outdoor time

Thoughts Going Into Our Second Term and Booklist

chalkboard side
going into our second term

First, I share what thoughts I had as we finished up our first term in a Charlotte Mason education. Next, I write a list of living books we will use during the second termFinally, I include Charlotte Mason exam resources.

Thoughts About our First Term

When we finished our first term exam week, I sat down and reflected on both how my son narrated what he knew, and I also thought about how I would like to personally push myself farther in educating him well. Here are the notes I came up with:

Subjects and Takeaways

Daily Lessons

Bible: In the beginning, I was most reserved about our Bible lessons. My fear came from within, because growing up, I did not read the Bible much. However, as we moved into our third week, I relaxed and found a groove. We looked forward to this lesson more and more.

  • Takeaway: In the beginning, I was consistent in finding beautiful art pictures to go along with our Bible readings. However, I slipped in the last couple of weeks and didn’t present those beautiful images to him. So, I would like to bring that practice back.

Writing: We first focused on forming the letters – first the capital letters, and then the lower case letters. By the end of the term, my son was writing a few words and small phrases.

  • Takeaway: I would like to continue to find encouraging and beautiful words from his school books for him to practice writing, and also begin dictation.

Nature Study: We had a good start to nature study. By the end of the term, we certainly were in a regular rhythm of stepping outdoors and taking a walk in nature daily.

  • Takeaway: I would like us to develop a regular practice of nature journaling at least two times per week. Additionally, I plan to ask my son to specifically draw twigs, birds, and bugs he observes. Even thought we loved one of our nature study books, and didn’t quite get into another one, I felt like I may change to a different book for the change in season. Also, personally, I would like to read in the Handbook of Nature Study for ten minutes per day to help with the nature study lessons.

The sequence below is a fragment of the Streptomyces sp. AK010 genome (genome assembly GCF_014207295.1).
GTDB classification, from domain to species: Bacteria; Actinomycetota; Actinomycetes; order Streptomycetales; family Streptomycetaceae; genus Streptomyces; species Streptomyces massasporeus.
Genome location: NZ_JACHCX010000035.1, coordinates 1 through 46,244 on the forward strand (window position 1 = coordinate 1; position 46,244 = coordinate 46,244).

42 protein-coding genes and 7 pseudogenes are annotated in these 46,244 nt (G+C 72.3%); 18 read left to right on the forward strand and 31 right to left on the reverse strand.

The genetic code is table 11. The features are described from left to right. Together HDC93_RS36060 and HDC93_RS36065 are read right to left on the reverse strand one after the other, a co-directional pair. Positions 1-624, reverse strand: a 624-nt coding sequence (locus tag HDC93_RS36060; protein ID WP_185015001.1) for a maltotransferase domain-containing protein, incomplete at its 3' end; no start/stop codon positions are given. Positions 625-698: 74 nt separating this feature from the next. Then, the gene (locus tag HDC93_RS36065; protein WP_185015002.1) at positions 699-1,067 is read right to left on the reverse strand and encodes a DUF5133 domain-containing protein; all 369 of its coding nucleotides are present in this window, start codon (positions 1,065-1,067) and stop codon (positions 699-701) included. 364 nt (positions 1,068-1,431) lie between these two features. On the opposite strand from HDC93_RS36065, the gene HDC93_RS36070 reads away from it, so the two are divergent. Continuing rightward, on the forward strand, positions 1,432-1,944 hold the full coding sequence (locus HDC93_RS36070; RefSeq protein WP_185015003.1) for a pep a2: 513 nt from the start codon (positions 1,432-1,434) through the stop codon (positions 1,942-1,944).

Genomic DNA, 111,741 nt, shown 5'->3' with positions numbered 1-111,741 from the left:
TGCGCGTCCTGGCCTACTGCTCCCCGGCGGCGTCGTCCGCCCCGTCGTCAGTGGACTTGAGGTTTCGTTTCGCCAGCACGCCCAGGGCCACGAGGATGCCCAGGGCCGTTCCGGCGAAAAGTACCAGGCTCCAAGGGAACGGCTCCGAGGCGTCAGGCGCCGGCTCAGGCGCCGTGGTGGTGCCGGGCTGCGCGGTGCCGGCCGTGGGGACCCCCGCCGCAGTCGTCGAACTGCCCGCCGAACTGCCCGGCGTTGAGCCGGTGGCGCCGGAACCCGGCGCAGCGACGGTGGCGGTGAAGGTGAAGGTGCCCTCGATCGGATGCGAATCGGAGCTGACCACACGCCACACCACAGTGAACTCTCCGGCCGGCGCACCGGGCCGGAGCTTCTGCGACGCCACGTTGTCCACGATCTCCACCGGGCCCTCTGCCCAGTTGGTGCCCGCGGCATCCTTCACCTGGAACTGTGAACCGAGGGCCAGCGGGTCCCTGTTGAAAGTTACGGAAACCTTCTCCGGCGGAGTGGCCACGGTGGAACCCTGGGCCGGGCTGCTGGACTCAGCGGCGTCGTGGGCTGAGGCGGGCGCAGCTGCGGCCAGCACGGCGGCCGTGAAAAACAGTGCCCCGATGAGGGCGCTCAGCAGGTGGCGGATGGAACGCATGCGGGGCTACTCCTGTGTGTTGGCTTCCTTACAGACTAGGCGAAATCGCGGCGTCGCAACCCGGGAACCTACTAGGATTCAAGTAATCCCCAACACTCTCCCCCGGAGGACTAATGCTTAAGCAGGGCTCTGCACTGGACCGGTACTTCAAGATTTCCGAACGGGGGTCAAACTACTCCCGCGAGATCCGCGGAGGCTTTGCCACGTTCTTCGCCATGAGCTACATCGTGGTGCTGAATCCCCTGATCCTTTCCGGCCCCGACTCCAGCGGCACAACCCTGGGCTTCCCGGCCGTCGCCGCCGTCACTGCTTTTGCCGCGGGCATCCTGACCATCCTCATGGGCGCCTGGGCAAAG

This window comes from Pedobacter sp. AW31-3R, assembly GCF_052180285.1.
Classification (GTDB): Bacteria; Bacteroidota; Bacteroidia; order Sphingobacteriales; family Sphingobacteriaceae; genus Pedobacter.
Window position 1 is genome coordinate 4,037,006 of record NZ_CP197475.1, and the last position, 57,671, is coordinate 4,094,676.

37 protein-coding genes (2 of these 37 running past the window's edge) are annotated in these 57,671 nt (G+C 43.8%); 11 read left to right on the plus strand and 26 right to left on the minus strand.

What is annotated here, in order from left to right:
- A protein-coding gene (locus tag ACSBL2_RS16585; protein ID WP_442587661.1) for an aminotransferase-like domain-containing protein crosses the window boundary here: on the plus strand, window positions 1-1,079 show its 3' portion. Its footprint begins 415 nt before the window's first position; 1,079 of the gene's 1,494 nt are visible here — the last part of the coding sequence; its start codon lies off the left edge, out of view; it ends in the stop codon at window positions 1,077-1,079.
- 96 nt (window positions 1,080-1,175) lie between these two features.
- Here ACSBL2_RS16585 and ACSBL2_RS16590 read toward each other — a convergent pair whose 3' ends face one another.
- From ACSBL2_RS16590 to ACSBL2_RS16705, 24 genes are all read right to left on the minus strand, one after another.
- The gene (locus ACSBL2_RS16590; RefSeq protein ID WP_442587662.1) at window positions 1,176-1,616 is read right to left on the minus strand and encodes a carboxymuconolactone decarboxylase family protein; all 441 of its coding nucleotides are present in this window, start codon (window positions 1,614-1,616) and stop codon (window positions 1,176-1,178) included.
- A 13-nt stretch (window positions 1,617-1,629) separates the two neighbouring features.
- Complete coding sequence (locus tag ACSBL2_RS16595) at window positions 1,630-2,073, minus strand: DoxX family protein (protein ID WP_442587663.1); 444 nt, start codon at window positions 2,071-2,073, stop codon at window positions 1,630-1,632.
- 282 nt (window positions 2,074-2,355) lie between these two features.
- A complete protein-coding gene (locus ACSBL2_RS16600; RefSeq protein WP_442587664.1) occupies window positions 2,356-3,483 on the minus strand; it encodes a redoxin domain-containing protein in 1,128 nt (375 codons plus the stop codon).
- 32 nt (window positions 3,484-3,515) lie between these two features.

Math: I loved the math curriculum we choose. It is very open and go, which is nice to have as a busy mama.

  • Takeaway: I feel like I may need to move slower and require full attention a bit more with this subject. I’m also moving the math lesson to earlier in the morning, so his mind is more fresh, and he is likely to pay attention a bit more. When we resume lessons, I plan to review math symbols with him and the concept of subtraction, until I feel he has a solid understanding of it.

Reading: We began by simply learning the sounds for letters – first the capital letters, and then the lower case letters. By the end of the term, we had moved onto making words together, and reading them. While this seems challenging for my son, we are enjoying it and he is recognizing more words in print.